What makes an 8 year old girl decide she wants to become a veterinarian?
Standing there with this dying little bird in my hands, without a clue what’s wrong with it nor what to do to help. Watching this baby calf being pulled out with brutal force of a cow wide-eyed with pain and anxiety at my great uncle’s farm. Crying over the body of my dying little dog who was just run over by a careless driver in the middle of my village, the local vet’s words ringing in my ears – “Is it able to get up? No? Then there is no point in me wasting my time, call a hunter to shoot it.”
Clearly not my idea of caring and healing. Conveniently, my mother’s cousin was a hunter and could be called in such distressful moments to bring a pet’s suffering to a peaceful end, but I still decided I wanted to become a veterinarian who made greater efforts in healing animals and caring about people than our local vet. I never changed my mind since then, and I have never regretted it for a single moment. Although I have spent the majority of my professional life in research and development of pharmaceutical products, the fascination of understanding how bodies function and what makes them ill and the comforting idea of being able to do something about it has never left me. Even the knowledge that I can’t do anything to heal an animal is comforting, because at least I don’t have to have a bad conscience about being ignorant.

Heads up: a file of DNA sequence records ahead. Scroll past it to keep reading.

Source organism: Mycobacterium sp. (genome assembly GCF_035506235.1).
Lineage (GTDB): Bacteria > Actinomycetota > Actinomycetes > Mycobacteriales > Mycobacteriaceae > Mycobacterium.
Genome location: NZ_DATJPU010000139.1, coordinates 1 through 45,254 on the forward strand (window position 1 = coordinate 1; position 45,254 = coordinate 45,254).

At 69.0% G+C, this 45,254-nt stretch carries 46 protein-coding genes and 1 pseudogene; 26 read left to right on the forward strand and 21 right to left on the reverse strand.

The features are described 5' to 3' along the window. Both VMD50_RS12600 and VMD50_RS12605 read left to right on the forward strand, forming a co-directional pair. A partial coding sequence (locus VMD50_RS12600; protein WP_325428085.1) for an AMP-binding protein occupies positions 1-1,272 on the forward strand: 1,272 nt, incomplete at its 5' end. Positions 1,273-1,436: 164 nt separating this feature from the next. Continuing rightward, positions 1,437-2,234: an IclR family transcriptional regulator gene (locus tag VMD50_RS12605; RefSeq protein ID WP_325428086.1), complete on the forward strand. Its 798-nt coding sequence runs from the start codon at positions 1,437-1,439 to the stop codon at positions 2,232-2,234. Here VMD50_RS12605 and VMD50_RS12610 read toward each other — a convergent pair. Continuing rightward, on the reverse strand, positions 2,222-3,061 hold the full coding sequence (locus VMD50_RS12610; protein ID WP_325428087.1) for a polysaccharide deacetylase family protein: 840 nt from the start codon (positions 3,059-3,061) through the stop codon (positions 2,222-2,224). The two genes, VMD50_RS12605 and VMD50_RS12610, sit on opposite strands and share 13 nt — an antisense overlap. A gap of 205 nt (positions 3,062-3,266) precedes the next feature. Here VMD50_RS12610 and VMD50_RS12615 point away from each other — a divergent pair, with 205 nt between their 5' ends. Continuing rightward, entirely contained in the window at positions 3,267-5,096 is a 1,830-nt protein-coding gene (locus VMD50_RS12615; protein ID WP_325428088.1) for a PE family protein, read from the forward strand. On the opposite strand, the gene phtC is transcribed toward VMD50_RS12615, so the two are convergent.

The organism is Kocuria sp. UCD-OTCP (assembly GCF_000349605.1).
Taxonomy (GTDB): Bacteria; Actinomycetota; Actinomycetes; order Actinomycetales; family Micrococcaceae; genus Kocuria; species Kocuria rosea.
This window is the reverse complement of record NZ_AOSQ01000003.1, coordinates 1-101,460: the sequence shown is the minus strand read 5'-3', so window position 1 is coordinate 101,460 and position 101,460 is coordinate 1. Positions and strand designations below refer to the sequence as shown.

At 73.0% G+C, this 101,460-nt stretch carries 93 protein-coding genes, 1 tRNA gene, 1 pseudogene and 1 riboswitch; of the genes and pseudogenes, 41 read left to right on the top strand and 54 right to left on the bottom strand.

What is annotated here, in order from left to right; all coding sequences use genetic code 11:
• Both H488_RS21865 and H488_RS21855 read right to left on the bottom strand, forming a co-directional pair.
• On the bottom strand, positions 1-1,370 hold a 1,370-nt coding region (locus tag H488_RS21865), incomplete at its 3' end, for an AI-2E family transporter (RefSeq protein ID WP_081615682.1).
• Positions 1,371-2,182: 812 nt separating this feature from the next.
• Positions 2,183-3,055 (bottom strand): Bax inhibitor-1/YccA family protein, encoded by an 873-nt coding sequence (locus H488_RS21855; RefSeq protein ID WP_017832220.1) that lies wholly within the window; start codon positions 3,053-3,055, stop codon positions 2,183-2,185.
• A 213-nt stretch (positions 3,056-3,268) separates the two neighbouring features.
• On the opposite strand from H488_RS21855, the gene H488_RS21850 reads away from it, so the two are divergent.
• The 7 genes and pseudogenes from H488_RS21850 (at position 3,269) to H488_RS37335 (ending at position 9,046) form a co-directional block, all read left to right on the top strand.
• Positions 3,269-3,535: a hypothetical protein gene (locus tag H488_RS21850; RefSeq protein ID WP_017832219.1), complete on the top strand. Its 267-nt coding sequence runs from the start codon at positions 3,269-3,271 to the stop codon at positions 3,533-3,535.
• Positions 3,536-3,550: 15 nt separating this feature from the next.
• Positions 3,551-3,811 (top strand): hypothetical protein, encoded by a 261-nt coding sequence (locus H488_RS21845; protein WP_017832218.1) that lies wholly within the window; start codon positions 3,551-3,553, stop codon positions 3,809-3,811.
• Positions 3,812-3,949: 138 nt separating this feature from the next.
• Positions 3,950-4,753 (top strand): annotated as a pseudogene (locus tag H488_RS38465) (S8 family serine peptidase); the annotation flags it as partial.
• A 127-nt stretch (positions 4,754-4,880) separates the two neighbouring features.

I have met many other veterinarians during my career and have found that this common theme of knowledge about health and illness and the fascination of healing unites all of us around the globe, not only on World Veterinary Day.
This year’s World Veterinary Day is focusing on Vector-borne diseases with Zoonotic potential. Vector-borne zoonotic diseases are becoming a major public health concern in fact scientists estimate that more than 6 out of every 10 infectious diseases in humans are spread from animals. At GALVmed, we work on a number of zoonotic diseases not only to protect livestock from these diseases but humans as well.